South Korea can now build ballistic missiles capable of striking Beijing, Moscow or anywhere else thanks to the US’ lifting of its 40-year restriction on the Asian country’s missile program.
For decades, the U.S. kept tight limits on how far and how potent South Korea’s ballistic missiles could be, reflecting concerns that Seoul might unilaterally raise tensions with nearby China, North Korea and Russia.
But last month, the Biden administration removed the final limits on Seoul’s missile program, abolishing what had been a roughly 500-mile cap on South Korea’s ballistic-missile range. It is a key change: Seoul’s missiles, in theory, can now fly far enough to strike Beijing, Moscow or anywhere else.
Kim Jong Un’s regime in North Korea has been expanding its nuclear arsenal, and China’s military strength has been growing. The U.S., without provoking others by moving in its own weapons, can see a close ally develop technology that strengthens its own regional military deterrence. Seoul gets back its full nonnuclear weapons sovereignty after long advocating for such a move.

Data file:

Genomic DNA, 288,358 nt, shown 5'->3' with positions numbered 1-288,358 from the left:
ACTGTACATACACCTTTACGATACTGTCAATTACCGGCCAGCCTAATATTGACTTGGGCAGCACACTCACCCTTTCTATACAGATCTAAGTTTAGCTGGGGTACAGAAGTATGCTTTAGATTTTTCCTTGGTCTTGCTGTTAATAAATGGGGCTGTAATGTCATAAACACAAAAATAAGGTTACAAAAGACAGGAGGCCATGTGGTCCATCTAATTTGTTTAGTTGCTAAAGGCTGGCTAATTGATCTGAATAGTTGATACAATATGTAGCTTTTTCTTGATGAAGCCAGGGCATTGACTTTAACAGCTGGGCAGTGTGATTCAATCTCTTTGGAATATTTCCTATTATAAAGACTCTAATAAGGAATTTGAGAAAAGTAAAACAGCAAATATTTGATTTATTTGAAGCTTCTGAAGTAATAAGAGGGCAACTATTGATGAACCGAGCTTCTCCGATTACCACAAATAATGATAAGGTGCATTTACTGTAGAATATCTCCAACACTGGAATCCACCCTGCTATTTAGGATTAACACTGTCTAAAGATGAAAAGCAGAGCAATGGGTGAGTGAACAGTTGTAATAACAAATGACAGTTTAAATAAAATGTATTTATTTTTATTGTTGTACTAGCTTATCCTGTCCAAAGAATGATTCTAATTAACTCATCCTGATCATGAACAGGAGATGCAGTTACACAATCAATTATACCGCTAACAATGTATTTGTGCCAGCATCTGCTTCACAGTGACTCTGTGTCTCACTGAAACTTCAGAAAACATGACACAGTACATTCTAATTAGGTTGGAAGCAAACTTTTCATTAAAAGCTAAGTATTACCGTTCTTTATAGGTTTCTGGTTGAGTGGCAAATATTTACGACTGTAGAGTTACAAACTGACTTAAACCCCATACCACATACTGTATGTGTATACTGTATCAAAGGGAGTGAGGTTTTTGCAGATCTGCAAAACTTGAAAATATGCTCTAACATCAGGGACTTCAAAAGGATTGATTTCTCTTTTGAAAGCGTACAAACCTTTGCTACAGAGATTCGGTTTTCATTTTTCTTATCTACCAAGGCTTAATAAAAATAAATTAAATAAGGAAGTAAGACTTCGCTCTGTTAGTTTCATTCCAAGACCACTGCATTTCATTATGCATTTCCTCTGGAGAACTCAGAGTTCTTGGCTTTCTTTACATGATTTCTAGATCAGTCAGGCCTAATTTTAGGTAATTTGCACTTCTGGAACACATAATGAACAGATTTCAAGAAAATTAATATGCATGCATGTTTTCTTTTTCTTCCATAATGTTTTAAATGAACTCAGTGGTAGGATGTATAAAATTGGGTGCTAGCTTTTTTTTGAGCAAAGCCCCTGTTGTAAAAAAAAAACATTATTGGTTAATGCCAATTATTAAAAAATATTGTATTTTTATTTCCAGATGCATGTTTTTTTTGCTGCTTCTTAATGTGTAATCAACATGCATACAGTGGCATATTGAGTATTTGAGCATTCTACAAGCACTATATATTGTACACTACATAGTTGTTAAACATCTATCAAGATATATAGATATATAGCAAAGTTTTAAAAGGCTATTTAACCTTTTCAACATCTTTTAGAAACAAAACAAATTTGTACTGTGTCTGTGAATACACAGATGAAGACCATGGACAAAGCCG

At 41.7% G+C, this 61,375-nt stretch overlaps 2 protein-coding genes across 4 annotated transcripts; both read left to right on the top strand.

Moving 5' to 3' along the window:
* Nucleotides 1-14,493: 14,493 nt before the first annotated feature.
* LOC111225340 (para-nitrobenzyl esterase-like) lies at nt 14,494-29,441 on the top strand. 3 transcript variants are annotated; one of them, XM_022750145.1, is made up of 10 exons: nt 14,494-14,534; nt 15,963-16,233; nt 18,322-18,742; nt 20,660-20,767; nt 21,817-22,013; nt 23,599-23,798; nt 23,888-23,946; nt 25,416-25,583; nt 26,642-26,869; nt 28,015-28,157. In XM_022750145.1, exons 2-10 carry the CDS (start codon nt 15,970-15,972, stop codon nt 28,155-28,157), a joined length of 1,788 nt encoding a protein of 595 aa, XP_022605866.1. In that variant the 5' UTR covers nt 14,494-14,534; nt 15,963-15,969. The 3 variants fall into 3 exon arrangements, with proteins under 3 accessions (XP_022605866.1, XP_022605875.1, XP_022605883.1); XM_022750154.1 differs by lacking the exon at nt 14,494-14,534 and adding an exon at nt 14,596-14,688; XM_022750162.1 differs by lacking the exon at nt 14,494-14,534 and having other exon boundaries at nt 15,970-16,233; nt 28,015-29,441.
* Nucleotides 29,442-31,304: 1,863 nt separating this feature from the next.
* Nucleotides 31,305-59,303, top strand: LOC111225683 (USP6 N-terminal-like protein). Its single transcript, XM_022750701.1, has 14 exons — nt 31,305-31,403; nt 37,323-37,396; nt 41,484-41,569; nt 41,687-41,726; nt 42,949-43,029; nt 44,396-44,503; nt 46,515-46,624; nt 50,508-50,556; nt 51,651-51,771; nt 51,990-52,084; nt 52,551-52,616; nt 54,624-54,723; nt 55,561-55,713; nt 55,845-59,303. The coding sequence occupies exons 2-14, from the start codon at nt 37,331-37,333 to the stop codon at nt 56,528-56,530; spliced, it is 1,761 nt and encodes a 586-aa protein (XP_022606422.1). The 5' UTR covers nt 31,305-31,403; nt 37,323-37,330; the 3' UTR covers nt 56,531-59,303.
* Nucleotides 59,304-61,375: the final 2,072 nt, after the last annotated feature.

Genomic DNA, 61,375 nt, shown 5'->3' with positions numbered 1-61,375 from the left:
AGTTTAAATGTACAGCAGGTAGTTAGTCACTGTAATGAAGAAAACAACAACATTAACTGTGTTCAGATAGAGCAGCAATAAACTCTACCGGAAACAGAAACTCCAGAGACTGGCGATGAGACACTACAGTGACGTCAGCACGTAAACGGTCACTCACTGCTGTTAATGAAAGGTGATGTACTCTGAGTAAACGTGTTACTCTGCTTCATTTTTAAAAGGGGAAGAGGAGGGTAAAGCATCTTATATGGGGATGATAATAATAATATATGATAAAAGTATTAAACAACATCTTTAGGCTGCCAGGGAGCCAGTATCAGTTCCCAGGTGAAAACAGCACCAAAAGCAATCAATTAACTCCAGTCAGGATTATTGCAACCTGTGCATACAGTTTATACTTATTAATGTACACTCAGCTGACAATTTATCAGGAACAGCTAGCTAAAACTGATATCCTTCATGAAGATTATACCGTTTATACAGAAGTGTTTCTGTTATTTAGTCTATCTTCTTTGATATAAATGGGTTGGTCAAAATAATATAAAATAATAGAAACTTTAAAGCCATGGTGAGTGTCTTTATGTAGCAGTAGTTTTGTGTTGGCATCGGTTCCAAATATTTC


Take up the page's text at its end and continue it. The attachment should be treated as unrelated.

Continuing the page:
Having better-armed allies will help Washington, especially in light of worsening disputes with Beijings over Taiwan and the South China Sea, and ups the ante for China to participate in North Korean diplomacy, security experts say.
“South Korea can already directly counter the North Korean missile threat,” Oh Miyeon, a director at the Washington-bases Atlantic Council think tank, said. “The lifting of the missile guidelines, therefore, has regional security implications, which goes beyond the Korean Peninsula.”
The measure was reportedly taken as part of the Biden administration’s strategy to expand American military presence and influence in the Indo-Pacific region amid its impending troop withdrawal from Afghanistan and further strengthen ties with key regional partners.